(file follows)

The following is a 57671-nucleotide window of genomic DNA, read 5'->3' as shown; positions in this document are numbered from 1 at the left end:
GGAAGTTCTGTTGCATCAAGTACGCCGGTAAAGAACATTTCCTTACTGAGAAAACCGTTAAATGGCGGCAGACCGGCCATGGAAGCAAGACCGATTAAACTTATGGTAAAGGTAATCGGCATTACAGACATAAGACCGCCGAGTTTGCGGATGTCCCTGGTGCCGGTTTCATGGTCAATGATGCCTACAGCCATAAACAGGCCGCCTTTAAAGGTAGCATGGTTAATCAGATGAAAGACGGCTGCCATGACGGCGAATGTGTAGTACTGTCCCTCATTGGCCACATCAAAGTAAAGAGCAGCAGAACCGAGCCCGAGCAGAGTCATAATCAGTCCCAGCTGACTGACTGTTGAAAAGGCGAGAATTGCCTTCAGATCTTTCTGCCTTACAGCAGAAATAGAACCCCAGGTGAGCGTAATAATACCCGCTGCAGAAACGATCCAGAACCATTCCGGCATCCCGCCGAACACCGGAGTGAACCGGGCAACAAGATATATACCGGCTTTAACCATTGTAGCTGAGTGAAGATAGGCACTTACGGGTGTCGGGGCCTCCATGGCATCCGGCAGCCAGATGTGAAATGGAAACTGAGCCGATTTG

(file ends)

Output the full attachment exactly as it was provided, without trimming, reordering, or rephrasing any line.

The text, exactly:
The following is a 57671-nucleotide window of genomic DNA, read 5'->3' as shown; positions in this document are numbered from 1 at the left end:
GGAAGTTCTGTTGCATCAAGTACGCCGGTAAAGAACATTTCCTTACTGAGAAAACCGTTAAATGGCGGCAGACCGGCCATGGAAGCAAGACCGATTAAACTTATGGTAAAGGTAATCGGCATTACAGACATAAGACCGCCGAGTTTGCGGATGTCCCTGGTGCCGGTTTCATGGTCAATGATGCCTACAGCCATAAACAGGCCGCCTTTAAAGGTAGCATGGTTAATCAGATGAAAGACGGCTGCCATGACGGCGAATGTGTAGTACTGTCCCTCATTGGCCACATCAAAGTAAAGAGCAGCAGAACCGAGCCCGAGCAGAGTCATAATCAGTCCCAGCTGACTGACTGTTGAAAAGGCGAGAATTGCCTTCAGATCTTTCTGCCTTACAGCAGAAATAGAACCCCAGGTGAGCGTAATAATACCCGCTGCAGAAACGATCCAGAACCATTCCGGCATCCCGCCGAACACCGGAGTGAACCGGGCAACAAGATATATACCGGCTTTAACCATTGTAGCTGAGTGAAGATAGGCACTTACGGGTGTCGGGGCCTCCATGGCATCCGGCAGCCAGATGTGAAATGGAAACTGAGCCGATTTG